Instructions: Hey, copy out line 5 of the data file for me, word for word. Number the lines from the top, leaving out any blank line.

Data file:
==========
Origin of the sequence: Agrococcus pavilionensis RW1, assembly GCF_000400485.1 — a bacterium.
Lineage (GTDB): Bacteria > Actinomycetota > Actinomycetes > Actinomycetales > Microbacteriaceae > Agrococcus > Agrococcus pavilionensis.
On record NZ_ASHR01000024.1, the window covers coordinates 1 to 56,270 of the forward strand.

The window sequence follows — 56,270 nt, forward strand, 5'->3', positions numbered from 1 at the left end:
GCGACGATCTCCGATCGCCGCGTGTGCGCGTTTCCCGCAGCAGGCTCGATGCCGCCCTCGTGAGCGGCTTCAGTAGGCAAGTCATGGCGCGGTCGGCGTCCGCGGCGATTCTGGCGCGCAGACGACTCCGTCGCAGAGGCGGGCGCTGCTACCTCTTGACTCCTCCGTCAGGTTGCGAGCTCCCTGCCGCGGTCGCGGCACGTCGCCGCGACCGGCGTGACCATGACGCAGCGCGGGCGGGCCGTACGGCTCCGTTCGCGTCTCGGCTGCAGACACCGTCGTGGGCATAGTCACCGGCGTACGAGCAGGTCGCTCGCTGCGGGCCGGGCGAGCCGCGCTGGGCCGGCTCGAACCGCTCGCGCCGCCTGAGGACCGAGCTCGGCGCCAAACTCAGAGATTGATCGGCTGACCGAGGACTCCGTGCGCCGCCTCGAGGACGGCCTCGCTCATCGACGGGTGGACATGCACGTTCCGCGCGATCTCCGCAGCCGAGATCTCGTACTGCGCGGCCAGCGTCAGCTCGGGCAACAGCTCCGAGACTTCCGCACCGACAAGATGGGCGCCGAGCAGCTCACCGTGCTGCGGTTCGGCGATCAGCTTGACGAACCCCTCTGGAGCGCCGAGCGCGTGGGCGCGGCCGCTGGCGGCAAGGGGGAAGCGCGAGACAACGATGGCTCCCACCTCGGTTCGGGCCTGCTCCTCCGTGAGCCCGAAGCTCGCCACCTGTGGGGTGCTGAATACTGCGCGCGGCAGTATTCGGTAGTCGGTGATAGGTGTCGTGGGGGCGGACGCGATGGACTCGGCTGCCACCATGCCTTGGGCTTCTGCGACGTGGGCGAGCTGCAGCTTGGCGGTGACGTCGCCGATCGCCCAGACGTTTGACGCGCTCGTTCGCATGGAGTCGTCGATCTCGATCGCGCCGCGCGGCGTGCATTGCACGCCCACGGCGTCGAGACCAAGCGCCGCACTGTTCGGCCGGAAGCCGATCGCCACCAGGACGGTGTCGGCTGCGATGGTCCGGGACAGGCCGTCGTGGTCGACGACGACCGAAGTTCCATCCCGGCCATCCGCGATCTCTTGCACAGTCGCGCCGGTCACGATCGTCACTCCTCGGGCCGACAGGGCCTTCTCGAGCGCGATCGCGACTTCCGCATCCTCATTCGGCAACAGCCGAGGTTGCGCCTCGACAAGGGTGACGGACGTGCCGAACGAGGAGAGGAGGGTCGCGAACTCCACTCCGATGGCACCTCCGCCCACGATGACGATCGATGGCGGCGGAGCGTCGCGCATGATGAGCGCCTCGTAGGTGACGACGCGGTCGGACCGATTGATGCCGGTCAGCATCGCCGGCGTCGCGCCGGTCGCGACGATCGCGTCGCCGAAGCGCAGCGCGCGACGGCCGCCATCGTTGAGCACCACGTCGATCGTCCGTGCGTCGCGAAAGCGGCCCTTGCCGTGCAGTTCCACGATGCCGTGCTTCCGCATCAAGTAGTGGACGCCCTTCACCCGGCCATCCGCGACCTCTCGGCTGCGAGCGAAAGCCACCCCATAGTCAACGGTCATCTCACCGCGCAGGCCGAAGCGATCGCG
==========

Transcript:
GCGACGATCTCCGATCGCCGCGTGTGCGCGTTTCCCGCAGCAGGCTCGATGCCGCCCTCGTGAGCGGCTTCAGTAGGCAAGTCATGGCGCGGTCGGCGTCCGCGGCGATTCTGGCGCGCAGACGACTCCGTCGCAGAGGCGGGCGCTGCTACCTCTTGACTCCTCCGTCAGGTTGCGAGCTCCCTGCCGCGGTCGCGGCACGTCGCCGCGACCGGCGTGACCATGACGCAGCGCGGGCGGGCCGTACGGCTCCGTTCGCGTCTCGGCTGCAGACACCGTCGTGGGCATAGTCACCGGCGTACGAGCAGGTCGCTCGCTGCGGGCCGGGCGAGCCGCGCTGGGCCGGCTCGAACCGCTCGCGCCGCCTGAGGACCGAGCTCGGCGCCAAACTCAGAGATTGATCGGCTGACCGAGGACTCCGTGCGCCGCCTCGAGGACGGCCTCGCTCATCGACGGGTGGACATGCACGTTCCGCGCGATCTCCGCAGCCGAGATCTCGTACTGCGCGGCCAGCGTCAGCTCGGGCAACAGCTCCGAGACTTCCGCACCGACAAGATGGGCGCCGAGCAGCTCACCGTGCTGCGGTTCGGCGATCAGCTTGACGAACCCCTCTGGAGCGCCGAGCGCGTGGGCGCGGCCGCTGGCGGCAAGGGGGAAGCGCGAGACAACGATGGCTCCCACCTCGGTTCGGGCCTGCTCCTCCGTGAGCCCGAAGCTCGCCACCTGTGGGGTGCTGAATACTGCGCGCGGCAGTATTCGGTAGTCGGTGATAGGTGTCGTGGGGGCGGACGCGATGGACTCGGCTGCCACCATGCCTTGGGCTTCTGCGACGTGGGCGAGCTGCAGCTTGGCGGTGACGTCGCCGATCGCCCAGACGTTTGACGCGCTCGTTCGCATGGAGTCGTCGATCTCGATCGCGCCGCGCGGCGTGCATTGCACGCCCACGGCGTCGAGACCAAGCGCCGCACTGTTCGGCCGGAAGCCGATCGCCACCAGGACGGTGTCGGCTGCGATGGTCCGGGACAGGCCGTCGTGGTCGACGACGACCGAAGTTCCATCCCGGCCATCCGCGATCTCTTGCACAGTCGCGCCGGTCACGATCGTCACTCCTCGGGCCGACAGGGCCTTCTCGAGCGCGATCGCGACTTCCGCATCCTCATTCGGCAACAGCCGAGGTTGCGCCTCGACAAGGGTGACGGACGTGCCGAACGAGGAGAGGAGGGTCGCGAACTCCACTCCGATGGCACCTCCGCCCACGATGACGATCGATGGCGGCGGAGCGTCGCGCATGATGAGCGCCTCGTAGGTGACGACGCGGTCGGACCGATTGATGCCGGTCAGCATCGCCGGCGTCGCGCCGGTCGCGACGATCGCGTCGCCGAAGCGCAGCGCGCGACGGCCGCCATCGTTGAGCACCACGTCGATCGTCCGTGCGTCGCGAAAGCGGCCCTTGCCGTGCAGTTCCACGATGCCGTGCTTCCGCATCAAGTAGTGGACGCCCTTCACCCGGCCATCCGCGACCTCTCGGCTGCGAGCGAAAGCCACCCCATAGTCAACGGTCATCTCACCGCGCAGGCCGAAGCGATCGCG